Youth, leaders of tomorrow. YOUNGO realised the importance of urging world leaders to ACT NOW against climate change. In fact, youth have been actively involved in the United Nations Framework Convention on Climate Change (UNFCCC) since COP 5 in Bonn. It was indeed a breakthrough for YOUNGO to involve in plenary and high level segment of a COP/CMP.
Youth rise, speak up and hand in hand together to secure a safer and better environment for present and future generation.It is an empowerment.
Check it out, video of YOUNGO as below. Together with YOUNGO, count down to the much anticipated COP21 with only 11 days to go. Stay with Malaysian Youth Delegation through the journey of COP21.
More often than not, youths are perceived to be incapable, illiterate and immature to be able to make proper decisions. However, one particular youth organization network called YOUNGO is the group that you can entrust to make informed decisions in the UNFCCC intergovernmental process. This is the bunch of youths who holds true to being the guardian of our planet earth and will stand strong in protecting it for the future generation. Each and every YOUNGO member do not simply represent a single nation but they represent the global youth community fighting against climate change as a unity.
Photocredits by tcktcktck.org
“I represent all future generations yet to be born.”
“I represent the billions of children to be born before 2050.”
“I represent over 50% of the world’s population alive today.”
So please do not neglect us.
Continue reading to learn more about YOUNGO, the official youth constituency at UNFCCC.
Youth (Children and young people) are believed to be the key players in reaching innovative, inspiring and ambitious climate change solution. In fact, youth have been actively involved in the United Nations Framework Convention on Climate Change (UNFCCC) since COP 5 in Bonn.
To date, the idea of youth constituency status was first discussed at COP10 in Buenos Aires. Prior to Conferences of Parties (COP 15), the secretariat granted a provisional observer constituency status to admit youth non-governmental organisations (YOUNGO). As per definition by the UNFCCC secretariat, constituency has a functional role in the climate change negotiation process as a management tool. This status allow youth not only to strengthen their presence during negotiations process but also take part in it as a stakeholder. To make thing clear, YOUNGO is not an organisation but rather an official youth constituency status in UNFCCC. The objective of YOUNGO is youth empowerment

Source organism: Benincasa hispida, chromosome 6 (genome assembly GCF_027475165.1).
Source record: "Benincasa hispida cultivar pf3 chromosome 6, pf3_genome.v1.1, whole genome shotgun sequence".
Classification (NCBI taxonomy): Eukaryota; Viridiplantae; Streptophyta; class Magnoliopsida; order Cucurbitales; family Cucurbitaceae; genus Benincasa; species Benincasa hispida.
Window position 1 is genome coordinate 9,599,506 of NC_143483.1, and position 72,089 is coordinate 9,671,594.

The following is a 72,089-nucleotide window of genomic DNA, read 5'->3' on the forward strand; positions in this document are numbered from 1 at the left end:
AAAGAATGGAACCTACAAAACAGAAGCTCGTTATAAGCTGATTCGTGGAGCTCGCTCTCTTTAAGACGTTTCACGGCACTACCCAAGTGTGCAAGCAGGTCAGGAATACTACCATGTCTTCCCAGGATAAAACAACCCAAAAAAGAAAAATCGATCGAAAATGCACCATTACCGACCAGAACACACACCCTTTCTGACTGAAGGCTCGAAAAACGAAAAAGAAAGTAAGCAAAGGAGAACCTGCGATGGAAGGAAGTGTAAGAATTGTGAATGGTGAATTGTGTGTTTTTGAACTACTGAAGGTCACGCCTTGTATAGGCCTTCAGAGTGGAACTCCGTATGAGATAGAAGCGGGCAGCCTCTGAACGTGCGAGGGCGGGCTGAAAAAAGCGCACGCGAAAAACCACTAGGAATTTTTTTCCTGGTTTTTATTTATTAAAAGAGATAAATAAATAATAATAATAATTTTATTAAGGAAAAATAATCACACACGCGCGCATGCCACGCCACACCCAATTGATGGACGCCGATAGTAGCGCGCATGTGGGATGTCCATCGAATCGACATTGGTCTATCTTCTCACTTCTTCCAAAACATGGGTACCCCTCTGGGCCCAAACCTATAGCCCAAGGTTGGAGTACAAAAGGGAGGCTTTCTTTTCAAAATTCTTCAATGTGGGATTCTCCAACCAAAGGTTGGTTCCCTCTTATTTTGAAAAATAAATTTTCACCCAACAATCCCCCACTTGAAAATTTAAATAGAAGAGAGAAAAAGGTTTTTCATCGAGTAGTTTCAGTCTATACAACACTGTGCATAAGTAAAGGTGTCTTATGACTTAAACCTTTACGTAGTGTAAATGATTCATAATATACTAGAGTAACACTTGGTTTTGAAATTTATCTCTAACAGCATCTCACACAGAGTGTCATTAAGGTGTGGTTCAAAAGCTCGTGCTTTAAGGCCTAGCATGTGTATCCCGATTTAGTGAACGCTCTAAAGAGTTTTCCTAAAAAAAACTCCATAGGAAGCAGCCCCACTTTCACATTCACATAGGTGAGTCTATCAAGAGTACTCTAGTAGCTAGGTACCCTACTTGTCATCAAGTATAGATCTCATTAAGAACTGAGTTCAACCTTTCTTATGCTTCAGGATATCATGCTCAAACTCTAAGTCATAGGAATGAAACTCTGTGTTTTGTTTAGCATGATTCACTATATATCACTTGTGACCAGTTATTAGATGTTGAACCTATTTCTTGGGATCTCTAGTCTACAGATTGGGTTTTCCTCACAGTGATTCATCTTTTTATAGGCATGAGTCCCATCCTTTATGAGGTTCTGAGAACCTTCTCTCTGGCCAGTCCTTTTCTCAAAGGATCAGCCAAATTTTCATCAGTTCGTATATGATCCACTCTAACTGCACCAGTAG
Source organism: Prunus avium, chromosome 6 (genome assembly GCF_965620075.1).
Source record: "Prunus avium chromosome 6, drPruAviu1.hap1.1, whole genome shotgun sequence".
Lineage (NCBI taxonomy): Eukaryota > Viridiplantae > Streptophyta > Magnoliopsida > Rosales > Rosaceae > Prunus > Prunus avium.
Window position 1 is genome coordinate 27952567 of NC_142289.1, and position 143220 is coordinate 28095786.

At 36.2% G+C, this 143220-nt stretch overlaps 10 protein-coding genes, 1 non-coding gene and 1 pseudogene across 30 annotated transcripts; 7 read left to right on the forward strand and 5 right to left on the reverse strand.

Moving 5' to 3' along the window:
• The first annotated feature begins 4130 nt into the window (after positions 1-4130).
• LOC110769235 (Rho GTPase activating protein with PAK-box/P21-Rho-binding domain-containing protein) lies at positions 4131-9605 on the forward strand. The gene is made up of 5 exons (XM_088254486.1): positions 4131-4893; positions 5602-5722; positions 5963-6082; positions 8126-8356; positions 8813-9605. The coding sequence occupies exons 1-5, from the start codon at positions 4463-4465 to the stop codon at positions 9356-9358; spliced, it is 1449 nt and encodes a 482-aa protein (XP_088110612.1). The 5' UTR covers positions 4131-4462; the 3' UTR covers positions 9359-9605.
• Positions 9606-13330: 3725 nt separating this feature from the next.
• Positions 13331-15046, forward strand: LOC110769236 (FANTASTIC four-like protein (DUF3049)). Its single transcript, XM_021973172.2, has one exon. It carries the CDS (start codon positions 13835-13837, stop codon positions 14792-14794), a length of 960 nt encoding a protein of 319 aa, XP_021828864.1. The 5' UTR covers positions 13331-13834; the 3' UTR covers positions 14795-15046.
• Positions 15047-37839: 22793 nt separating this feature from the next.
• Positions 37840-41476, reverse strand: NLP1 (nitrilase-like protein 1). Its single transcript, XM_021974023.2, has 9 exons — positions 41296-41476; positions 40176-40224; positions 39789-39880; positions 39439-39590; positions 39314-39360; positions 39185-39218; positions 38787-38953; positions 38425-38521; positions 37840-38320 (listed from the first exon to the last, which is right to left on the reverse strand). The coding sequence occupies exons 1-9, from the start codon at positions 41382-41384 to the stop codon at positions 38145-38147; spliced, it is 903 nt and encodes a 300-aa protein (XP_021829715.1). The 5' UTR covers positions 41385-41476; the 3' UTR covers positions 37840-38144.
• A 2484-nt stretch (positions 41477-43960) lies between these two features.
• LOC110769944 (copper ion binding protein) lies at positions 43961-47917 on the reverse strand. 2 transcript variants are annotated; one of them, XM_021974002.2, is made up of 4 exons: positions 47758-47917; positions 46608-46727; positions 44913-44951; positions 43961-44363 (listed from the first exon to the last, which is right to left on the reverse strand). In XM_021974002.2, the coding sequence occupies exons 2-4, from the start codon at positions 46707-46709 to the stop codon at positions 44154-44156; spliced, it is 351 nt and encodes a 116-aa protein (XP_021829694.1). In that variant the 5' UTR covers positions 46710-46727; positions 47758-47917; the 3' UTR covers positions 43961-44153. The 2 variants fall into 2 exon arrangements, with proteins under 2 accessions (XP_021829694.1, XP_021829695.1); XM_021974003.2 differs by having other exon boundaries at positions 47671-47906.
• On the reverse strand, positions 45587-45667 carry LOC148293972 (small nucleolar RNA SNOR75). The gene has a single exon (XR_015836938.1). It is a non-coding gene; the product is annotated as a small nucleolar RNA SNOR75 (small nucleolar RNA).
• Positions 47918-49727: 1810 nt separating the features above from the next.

As a constituency, YOUNGO is given the opportunity to address the plenary and high level segment of a COP/CMP. YOUNGO have additional privileges to make official statements and provide technical and policy inputs to negotiation groups during the plenaries. They also invited to attend workshops taking place in between sessions and meet with officials of the Convention such as Chairs of the subsidiary bodies and the COP Presidency.
YOUNGO play an important role in becoming the conduit for the exchange of official information between youth and the secretariat. Focal points are representatives in charge of communicating with the secretariat of the UNFCCC on behalf of youth during negotiation. Besides, YOUNGO assisted the secretariat in ensuring an effective youth participation to an intergovernmental meeting. Besides, it also promote youth participation in specific projects at the local and national levels such as education, mitigation, adaptation and technology transfer. It also coordinated young people’s interaction at sessions including convening constituency meetings, organising meetings with officials, providing names for the speakers list and representation at official function
Starting in COP 11/CMP 1, youth have organised meetings called “Conferences of Youth (COY)” prior to the sessions of the COP/CMP. The annual COY provides a solidarity platform to bring young people from around the world to learn about UNFCCC, building networks and equip themselves in building capacity in participating in the UNFCCC negotiation process. COY is the main summit of the YOUNGO constituency. COY 11 will be held at 26th November 2015
Aside from COY, the youth continue to engage in the negotiation process through various activities. YOUNGO co-organises Young and Future Generation’s Day during the COP/CMP which will feature a series of youth-led events, exhibits, interviews, media stunts and etc. These events provide opportunities for the youth to showcase their project implemented, present a report they have written and even performing arts.
Last but not least, youth participation has brought moral and equity based values as well as transparency to the negotiations.